The Tree of Life was a private commission by Goodyear for their 100th Anniversary celebration during Art Basel Miami Beach. The exhibition was held Dec. 6-7 at the LMNT Studio in the Wynwood district, Miami FL.
The work paid homage and inspiration to Goodyear publication “Kilometros de Historia” (Miles of History, 2013) which documents Goodyear’s history throughout Latin America and the Caribbean through generational narratives of 41 families in 12 countries – Argentina, Brazil, Chile, Colombia, Ecuador, Haiti, Mexico, Panama, Paraguay, Peru, Puerto Rico and Venezuela.
Casas headlined the group show with a 3-dimensional work constructed using Goodyear tires handcrafted into geometric designs forming a mandala shape, a spiritual symbol that represents the universe in balance, and sculpted to depict the Mexican Tree of Life. The sculpture - painted yellow gold like the Goodyear crest and in reference to the sun - was complemented by two digital artworks of mandalas that showed symbolic references from the twelve Latin American countries, including: national flowers, fruits, animals, and florals with the Goodyear crest as the center point.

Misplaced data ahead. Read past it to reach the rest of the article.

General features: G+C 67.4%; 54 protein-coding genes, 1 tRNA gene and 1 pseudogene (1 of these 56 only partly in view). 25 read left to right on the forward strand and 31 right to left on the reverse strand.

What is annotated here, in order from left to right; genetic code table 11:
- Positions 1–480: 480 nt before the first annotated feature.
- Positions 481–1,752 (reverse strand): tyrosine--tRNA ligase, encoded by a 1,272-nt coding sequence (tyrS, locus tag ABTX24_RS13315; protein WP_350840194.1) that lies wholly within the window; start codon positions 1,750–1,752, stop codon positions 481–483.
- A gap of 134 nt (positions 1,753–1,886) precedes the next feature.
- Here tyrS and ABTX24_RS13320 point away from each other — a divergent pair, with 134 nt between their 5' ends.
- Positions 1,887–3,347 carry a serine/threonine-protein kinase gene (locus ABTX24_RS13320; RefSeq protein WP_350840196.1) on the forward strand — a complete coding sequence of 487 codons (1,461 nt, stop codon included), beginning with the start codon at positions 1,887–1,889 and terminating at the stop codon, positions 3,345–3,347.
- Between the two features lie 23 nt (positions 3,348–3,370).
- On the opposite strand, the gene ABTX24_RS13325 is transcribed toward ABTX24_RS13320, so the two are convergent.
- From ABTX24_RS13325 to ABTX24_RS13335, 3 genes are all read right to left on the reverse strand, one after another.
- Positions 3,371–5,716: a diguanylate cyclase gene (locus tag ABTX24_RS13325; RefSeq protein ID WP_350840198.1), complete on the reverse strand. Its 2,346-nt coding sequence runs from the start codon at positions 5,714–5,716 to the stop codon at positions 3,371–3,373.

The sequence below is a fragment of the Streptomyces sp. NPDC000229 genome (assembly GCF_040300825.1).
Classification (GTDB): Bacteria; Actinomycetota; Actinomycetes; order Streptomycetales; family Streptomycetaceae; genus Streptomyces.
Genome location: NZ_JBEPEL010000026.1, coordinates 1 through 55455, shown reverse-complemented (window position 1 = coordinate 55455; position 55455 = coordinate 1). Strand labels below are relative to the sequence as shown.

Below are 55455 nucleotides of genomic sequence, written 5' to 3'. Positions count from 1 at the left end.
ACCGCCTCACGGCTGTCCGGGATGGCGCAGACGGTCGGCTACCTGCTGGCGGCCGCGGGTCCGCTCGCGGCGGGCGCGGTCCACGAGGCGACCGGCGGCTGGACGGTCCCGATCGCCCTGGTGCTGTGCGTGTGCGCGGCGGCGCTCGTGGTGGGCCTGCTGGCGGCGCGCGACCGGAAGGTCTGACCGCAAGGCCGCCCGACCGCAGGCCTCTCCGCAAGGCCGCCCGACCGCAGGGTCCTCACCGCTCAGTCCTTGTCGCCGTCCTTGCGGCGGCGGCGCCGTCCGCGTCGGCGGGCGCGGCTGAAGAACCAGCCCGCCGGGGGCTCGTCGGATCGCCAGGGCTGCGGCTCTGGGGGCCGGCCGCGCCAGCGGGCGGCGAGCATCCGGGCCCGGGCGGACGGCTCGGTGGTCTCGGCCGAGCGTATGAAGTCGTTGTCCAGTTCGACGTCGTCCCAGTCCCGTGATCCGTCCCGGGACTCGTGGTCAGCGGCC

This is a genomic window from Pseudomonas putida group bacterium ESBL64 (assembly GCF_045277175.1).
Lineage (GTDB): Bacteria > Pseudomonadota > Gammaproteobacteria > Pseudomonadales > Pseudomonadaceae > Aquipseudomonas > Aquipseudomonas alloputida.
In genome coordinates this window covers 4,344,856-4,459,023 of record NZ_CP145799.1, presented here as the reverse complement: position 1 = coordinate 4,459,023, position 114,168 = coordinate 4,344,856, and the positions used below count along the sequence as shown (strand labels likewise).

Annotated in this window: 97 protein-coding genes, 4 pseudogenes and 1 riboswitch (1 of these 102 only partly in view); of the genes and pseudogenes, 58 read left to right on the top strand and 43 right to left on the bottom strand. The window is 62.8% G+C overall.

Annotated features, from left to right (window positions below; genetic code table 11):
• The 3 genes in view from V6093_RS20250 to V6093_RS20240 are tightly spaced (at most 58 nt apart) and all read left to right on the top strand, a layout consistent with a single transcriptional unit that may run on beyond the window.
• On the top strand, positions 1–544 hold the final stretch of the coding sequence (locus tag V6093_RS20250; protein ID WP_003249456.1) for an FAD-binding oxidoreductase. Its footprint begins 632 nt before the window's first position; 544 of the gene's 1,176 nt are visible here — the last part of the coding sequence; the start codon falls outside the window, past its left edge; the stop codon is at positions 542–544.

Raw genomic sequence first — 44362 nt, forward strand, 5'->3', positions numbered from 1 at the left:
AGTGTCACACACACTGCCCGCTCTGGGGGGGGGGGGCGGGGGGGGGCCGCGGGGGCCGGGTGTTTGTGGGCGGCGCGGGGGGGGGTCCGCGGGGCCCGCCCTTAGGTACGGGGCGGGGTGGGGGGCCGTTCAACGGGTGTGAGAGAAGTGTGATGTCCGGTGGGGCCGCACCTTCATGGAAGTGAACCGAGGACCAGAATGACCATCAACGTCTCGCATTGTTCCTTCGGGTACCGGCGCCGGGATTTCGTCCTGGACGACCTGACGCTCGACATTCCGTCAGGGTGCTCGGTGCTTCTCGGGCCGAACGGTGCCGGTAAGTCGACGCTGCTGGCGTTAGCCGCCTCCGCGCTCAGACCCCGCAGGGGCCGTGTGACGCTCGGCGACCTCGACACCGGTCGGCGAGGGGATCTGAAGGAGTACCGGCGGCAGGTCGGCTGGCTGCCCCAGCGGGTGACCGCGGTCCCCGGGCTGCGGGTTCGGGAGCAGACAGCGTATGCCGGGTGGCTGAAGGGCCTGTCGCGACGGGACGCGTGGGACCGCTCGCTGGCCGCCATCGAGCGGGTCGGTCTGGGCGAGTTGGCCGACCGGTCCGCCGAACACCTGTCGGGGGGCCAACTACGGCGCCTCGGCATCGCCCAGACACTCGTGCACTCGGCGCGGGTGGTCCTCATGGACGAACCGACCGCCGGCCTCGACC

Referencing Mexican folk-art, the work also incorporated symbolic figures used to represent the rebirth of Latin America and new generation. The figural dolls, referenced as the “family blood-line of the Tree of Life (the Pachamama)” include cousin Pedro and sisters Pocahontas and Maria of Carmelitas and a Donkey skull (a symbolic figured used to celebrate Día de los Muertos).
Pedro (the Latin Gaucho) represents the field worker, male provider and tribal chief. Pocahontas is the misitica (the Native American Indian) representing spirituality and connection to the Latin community. And Maria of Carmelitas (a Native American Indian cuddling a lamb) is the representation of warmth and the connection between animals and humans.